Let’s take a look at the Flyers. The team is new this season, and when the Fort Worth Business Press announced its creation last August, it proudly trumpeted the fact that when play began, Fort Worth would be the home of three minor league teams in three different sports. The article also pointed out that tickets are as low as $8 a person, meaning that a family of four can go to a game for $60 with concessions, although that seems like a somewhat dishonestly low figure. Still it’s a lot cheaper than the comparable package at an NBA game.

However now, during the regular season, the newspaper coverage seems a little thin. The Star-Telegram, reporting on the Fort Worth area since 1906, doesn’t give the team much attention. True, this week they had a nice human interest story on a Dallas Mavericks player who had been sent down after not adjusting well after coming to the NBA from Russia. Also, a recent wire report noted that Flyers’ Ime Udoka had been named to the 2005-06 D-League first team. But beyond that the coverage is sparse. In contrast, the paper has an entire section devoted to the Brahmas, the local minor league hockey team. Welcome to Fort Worth, Texas – the only Canadian sports city in America.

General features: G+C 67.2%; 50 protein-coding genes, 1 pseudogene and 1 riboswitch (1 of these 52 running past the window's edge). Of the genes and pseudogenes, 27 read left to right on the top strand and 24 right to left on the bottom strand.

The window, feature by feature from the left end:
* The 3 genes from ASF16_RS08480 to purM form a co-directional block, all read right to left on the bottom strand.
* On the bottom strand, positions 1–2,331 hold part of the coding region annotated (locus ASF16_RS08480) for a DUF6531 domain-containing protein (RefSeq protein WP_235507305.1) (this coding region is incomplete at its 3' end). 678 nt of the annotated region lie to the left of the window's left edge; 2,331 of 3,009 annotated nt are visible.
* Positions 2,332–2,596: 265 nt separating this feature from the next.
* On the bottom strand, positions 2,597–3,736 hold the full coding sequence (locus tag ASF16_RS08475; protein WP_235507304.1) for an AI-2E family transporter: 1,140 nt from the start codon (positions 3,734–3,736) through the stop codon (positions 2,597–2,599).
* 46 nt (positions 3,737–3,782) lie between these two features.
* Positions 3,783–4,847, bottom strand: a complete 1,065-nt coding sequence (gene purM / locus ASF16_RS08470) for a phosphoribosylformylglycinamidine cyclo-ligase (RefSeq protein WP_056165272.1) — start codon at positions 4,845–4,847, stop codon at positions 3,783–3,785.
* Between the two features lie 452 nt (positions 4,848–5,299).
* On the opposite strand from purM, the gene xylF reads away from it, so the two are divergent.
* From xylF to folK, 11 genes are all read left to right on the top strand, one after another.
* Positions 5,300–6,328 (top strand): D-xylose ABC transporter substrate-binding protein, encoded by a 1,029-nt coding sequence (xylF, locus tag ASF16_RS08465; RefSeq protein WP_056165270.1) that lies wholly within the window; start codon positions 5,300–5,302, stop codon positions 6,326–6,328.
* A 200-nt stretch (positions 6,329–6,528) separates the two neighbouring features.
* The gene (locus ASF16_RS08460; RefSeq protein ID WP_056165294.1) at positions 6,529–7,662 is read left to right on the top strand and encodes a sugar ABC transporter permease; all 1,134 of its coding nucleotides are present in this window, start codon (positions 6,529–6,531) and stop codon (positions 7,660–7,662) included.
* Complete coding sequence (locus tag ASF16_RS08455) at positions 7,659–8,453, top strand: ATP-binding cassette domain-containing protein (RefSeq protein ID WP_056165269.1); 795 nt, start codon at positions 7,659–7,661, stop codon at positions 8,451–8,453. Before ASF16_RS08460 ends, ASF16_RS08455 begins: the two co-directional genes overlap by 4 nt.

In fairness to the Star-Telegram, the Flyers are new, and given the D-League’s volatility since its inception (teams have shifted around and folded, as the number of teams has hovered between 6 and 8) the paper may have decided to wait a season or two before investing in its coverage. That being said, the team would do better with more local coverage.

But Fort Worth is awfully close to Dallas (seventh largest media market in the nation, according to Nielsen), so maybe we should look at another market to see how fringe media really responds to the D-League. Let’s try Fayetteville, North Carolina, relatively close to Raleigh-Durham, the 29th largest media market, and home to the Fayetteville Patriots. The Patriots should make an interesting comparison to the Flyers because not only are they in a much smaller market, but they’re also on the opposite end of the standings: eighth and last in the D-League.

Despite that they receive much better coverage than the Flyers from local press. Fayetteville Online (an online version of the Fayetteville Observer) gives the team a lot of attention. Almost every game warrants a story, regardless of whether it’s a win or a loss. That’s the kind of coverage that fringe sports need from fringe media in order to grow.

Fringe sports also benefit from local ownership with ties to that area. Most minor league sports realize this to one degree or another, and that’s one way minor league teams are able to survive in the fringes. The Continental Basketball Association operated this way for decades. To its credit, the NBA seems to recognize this, as it owns only two of the eight teams and is trying to sell those as well.